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Job Opening

So it's official: If Uncle Rico, reckoning that he needs to speak to someone with a knowledge of cyberspace, ever again wants to know about time travel, he need no longer feel compelled to rely on Kip. Because Lloyd Carr apparently has unlocked the power to go back to 1997. I mean, how else do we create an intellectual framework that will allow us to accept the melancholy, entirely not surprising news that Mike DeBord--whose 1999 offense was 8th in the Big Ten despite the presence of Tom Brady, David Terrell, and an entire NFL offensive line--is again the offensive coordinator? As you stew in you discontent, add this story to the pot. What's going on with the coaching staff?

Well, we know for sure that Terry Malone and Ron English are gone. And that means just one thing--JOB OPENINGS! Yes, state schools are subject to equal-opportunity employment laws, and that means that assistant coaching jobs have to be posted on an interweb and made available to the public. Here's how it reads:

As Assistant Football Coach: Recruit, condition, train, and monitor performance of football team members within a facet of the sport and assist in the intercollegiate athletic competition of the team. Recruit and participate in the selection of athletes for the football team; coach team members individually or in groups, demonstrating techniques of a game. Observe team members and determine the need for individual or team improvement; determine the position assignments of team members within a facet of the sport; recommend contest strategy for a facet of the sport; insure adherence to all association and conference rules by athletes and supporting staff; assist in the monitoring of academic progress and status of team members.

A Bachelor's degree is necessary; reasonable experience in various areas of coaching football is necessary; considerable knowledge of intercollegiate athletics is necessary. Previous recruiting experience is required. Master's degree preferred.

Questions about applying for this position can be E-mailed to

I am thinking of applying. I like my current job; don't get me wrong. But this would be a once-in-a-lifetime opportunity to coach the Michigan football team and enjoy the unrivaled job security of a Mike Gittleson. I am still pulling together my resume and cover letter, but here is a draft of the latter:
To Whom It May Concern,

My name is Joey, and I am writing to express my interest in the available assistant coach position. Like recently hired offensive coordinator Mike DeBord, I have not distinguished myself as anything other than average and am very likable. I am especially good at reinforcing my boss's presuppositions and myopically clung to opinions. I think my work style is congruent with that preferred in Schembechler Hall.

In addition to personal compatibility, I believe that I have a wealth of experience that renders me a unique candidate. I am an enthusiastic Michigan football supporter and have recently completed eleven consecutive three-loss seasons on the Heisman level of EA's NCAA Football 2006 for PlayStation 2. During my tenure as head ball coach (that's some industry-insider speak) of the Michigan PlayStation dynasty, my players have unfortunately won several individual award while also achieving the greatest possible team successes--my Michigan teams have won or tied for the conference championship five times, and we have never lost to a MAC school. I am a proven winner. And even more impressive, my players were often able to achieve these results in spite of my coaching, something I have observed in Ann Arbor before.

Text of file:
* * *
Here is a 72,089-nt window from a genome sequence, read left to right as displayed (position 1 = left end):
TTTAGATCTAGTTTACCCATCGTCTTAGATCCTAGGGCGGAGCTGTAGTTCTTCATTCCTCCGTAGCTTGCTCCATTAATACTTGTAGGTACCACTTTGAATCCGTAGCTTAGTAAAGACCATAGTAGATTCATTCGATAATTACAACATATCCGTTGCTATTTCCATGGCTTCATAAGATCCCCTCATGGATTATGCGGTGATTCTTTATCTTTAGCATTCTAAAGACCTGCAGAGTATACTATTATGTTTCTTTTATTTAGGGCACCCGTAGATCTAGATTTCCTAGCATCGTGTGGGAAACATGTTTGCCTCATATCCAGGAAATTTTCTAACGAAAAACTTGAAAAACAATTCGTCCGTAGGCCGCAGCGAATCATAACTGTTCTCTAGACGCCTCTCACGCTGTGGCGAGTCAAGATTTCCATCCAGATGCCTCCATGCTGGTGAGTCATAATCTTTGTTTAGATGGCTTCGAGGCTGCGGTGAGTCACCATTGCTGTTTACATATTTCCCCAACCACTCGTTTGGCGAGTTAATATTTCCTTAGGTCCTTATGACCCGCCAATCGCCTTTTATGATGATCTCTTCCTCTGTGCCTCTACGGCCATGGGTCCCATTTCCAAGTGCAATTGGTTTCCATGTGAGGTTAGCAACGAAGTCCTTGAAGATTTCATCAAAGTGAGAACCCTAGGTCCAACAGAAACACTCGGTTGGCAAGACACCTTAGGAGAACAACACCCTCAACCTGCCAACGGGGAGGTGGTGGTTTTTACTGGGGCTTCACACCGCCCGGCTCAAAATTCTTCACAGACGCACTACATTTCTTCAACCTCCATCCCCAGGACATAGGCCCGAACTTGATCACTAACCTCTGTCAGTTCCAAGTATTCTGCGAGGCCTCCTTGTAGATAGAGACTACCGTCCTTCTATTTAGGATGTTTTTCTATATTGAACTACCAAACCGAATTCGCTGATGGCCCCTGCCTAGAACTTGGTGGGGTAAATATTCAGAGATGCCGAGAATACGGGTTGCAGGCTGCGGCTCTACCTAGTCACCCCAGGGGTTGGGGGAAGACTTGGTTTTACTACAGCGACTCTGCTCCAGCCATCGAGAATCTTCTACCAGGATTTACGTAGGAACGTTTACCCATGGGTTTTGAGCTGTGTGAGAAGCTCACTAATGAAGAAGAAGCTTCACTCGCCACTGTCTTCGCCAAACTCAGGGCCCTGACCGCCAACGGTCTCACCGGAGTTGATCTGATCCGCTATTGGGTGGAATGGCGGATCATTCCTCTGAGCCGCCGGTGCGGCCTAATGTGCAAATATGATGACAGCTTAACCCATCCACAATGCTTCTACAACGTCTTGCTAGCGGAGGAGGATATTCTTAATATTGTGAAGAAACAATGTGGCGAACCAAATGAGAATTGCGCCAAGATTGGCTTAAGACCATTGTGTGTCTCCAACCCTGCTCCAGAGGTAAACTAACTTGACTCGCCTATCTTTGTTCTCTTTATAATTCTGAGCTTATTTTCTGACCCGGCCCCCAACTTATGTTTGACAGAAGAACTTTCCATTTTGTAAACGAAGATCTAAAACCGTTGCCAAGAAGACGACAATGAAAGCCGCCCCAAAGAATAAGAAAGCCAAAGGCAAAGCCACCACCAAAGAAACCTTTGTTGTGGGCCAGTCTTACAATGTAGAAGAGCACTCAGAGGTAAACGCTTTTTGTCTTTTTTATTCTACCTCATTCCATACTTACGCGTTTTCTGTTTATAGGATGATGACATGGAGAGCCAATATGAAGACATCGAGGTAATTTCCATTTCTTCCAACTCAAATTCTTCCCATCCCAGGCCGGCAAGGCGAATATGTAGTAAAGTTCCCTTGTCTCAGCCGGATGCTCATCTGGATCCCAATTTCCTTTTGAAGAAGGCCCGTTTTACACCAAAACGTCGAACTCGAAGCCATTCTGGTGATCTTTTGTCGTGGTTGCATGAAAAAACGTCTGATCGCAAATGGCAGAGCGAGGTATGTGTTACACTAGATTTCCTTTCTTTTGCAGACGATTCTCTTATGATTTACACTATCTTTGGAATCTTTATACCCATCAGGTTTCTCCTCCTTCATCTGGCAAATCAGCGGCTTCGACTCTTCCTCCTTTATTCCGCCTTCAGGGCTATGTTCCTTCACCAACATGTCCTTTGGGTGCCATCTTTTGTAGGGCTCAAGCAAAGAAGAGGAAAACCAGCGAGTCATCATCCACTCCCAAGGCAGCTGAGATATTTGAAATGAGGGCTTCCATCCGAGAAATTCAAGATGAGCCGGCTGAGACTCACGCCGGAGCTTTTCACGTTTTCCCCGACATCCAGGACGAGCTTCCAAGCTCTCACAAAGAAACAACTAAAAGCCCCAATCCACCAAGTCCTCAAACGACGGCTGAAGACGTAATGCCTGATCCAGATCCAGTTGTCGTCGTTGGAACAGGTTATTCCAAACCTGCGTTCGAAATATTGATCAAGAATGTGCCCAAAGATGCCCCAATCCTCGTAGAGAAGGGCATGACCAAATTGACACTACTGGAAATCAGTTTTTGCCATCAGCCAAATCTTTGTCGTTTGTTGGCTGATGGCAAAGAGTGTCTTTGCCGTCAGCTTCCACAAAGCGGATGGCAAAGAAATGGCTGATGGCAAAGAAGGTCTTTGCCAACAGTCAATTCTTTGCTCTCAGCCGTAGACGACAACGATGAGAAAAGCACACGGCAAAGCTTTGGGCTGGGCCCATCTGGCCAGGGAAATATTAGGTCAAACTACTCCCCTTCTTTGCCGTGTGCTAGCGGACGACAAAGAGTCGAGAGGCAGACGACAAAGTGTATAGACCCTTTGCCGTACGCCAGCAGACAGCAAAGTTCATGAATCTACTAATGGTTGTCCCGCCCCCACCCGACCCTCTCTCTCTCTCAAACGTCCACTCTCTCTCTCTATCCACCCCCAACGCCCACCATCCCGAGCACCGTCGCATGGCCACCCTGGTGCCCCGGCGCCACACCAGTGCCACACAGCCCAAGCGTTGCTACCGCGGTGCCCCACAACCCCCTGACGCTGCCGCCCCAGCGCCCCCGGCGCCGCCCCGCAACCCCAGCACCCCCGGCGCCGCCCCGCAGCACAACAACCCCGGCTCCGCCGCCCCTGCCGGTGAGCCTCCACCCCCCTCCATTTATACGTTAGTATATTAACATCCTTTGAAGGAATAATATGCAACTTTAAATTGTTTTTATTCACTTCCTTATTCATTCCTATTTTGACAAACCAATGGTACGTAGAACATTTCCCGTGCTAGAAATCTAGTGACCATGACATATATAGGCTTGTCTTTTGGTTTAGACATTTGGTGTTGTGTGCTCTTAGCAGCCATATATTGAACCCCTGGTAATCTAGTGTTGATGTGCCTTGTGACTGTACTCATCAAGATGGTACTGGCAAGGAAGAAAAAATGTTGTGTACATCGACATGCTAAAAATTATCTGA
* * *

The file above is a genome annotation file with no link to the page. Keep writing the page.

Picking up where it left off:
Here's a good example: Throughout my eleven years at the helm of Michigan, we have adhered to a few simple standards: 1) Don't turn the ball over; 2) don't risk anything if you aren't forced to; 3) don't embarrass your defense or your friend, the defensive coordinator, by going for it in the fourth quarter if you have a slim lead and have driven the ball to a part of the field where neither kicking nor punting makes sense; 4) don't try to stay ahead of the competition by changing anything unless you have to (and if that happens, try to make things as cosmetic as possible). Following these principles, I have built a powerhouse of consistency--my teams have lost to teams that they shouldn't have on a consistent basis; we are always shaky in our road openers; we usually win one game each season that we shouldn't; and while other schools have enjoyed periods of dominance followed by spells of relative dormancy, Michigan has reliably squandered almost every circumstance possible while finding ways to seem good but not great. We've needed miraculous performances; we've blamed losses on crowned fields; we've had our rivals surpass us after failing to win big during their down periods--you name it!

Having mastered the ability to create fantastic bittersweet success on PlayStation, I'd like to find a new challenge and offer these coaching talents to the real Michigan football program. I am confident that were I hired, I could seamlessly integrate myself into the culture of inertia and complacency that has become the hallmark of Michigan football. I am a strong communicator who believes that making kids nervous about screwing up is the best way to get them ready for a big game; who believes that the three-yard out is one of the smartest ways to work time off of the clock; and who believes that it's unfortunate that so many QBs are insisting on running these days. Seriously, what's with that?

I hope that you will give my candidacy strong consideration, and I thank you for you time.

Go Blue,

Brian, as usual, has more.